Killing bridge tolls won’t kill ferries
MP Lawrence MacAulay is fretting over Senator Percy Downe’s mission to free the people of P.E.I. from the Confederation Bridge toll (“Free ride may kill ferry service: MP,” Saturday’s Guardian). The article says the bridge toll is $46 but neglects to mention the minimum car toll at Wood Islands is $75, more if you make a reservation.
MacAulay is to be commended for wanting to protect the ferry as it is in his riding, but as an MP, he has a responsibility to all Islanders and many of us are simply asking for fairness with regard to bridge tolls (versus the free ride Canadian taxpayers are giving to users of the Champlain Bridge in Montreal).
MacAulay argues that “if the bridge was suddenly free, you wouldn’t see a car at the Wood Islands or Caribou ferry.” On that point, I have to disagree. Many tourists come to P.E.I. from Nova Scotia on the ferry, to experience the boat ride. I don’t think that would change to a great extent.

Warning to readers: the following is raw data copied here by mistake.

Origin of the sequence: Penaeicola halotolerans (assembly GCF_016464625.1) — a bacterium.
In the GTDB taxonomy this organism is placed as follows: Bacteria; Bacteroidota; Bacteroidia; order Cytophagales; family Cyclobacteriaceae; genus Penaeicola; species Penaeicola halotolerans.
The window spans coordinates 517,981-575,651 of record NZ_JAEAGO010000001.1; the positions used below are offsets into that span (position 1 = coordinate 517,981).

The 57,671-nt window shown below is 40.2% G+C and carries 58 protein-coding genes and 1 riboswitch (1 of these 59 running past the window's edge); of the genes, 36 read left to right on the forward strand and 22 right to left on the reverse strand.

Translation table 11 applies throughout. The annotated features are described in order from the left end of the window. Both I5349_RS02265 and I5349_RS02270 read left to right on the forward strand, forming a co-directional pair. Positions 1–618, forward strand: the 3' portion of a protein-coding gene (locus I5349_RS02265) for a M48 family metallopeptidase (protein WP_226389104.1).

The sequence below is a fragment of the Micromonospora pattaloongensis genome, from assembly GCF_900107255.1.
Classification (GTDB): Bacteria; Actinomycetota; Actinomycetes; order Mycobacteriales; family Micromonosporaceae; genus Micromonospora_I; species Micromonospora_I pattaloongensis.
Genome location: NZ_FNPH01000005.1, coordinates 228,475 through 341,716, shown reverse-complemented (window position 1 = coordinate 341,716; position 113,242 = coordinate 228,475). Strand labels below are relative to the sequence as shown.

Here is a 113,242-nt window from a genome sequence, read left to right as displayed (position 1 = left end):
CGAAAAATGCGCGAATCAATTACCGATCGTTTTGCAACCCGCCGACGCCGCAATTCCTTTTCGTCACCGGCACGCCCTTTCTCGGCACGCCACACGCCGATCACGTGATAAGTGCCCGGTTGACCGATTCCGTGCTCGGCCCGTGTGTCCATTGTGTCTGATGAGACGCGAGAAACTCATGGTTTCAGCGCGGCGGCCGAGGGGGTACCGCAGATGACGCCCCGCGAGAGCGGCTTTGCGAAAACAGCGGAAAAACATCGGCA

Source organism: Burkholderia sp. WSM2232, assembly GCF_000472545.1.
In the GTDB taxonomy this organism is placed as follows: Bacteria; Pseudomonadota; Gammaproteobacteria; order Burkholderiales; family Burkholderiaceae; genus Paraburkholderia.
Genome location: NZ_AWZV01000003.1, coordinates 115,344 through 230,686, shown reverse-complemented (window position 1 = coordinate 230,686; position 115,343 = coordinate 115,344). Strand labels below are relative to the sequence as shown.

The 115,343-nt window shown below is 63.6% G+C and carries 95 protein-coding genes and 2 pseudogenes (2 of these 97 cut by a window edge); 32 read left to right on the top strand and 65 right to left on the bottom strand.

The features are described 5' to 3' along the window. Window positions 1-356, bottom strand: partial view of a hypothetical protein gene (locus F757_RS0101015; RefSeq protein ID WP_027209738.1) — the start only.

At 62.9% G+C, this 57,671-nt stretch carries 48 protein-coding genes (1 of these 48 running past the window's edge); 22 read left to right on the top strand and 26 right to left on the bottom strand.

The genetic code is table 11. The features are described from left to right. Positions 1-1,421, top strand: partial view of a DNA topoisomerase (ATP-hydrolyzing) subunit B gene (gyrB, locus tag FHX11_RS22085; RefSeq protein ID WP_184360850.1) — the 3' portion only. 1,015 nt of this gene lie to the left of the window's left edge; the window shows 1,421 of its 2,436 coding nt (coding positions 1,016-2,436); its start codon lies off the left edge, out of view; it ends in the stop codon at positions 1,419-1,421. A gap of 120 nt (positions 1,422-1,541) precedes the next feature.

If I am correct, funding expires this year and must be renegotiated. In May of last year, MacAulay moved a private members’ bill in the House of Commons to secure long-term funding for the ferry. He stated “The ferry has an economic impact of $27 million a year to the island, and it has a good effect on the communities, mostly Charlottetown and eastern Prince Edward Island.”
Good point. Since Charlottetown is almost equidistant from the bridge in the west to the ferry in the east, using Mr. MacAulay’s point, the bridge is also important economically to Charlottetown. In fact, I’ve heard many times that folks from New Brunswick and Nova Scotia would come to the Island more often if the bridge were free.
Kill the toll. Lloyd Kerry, Charlottetown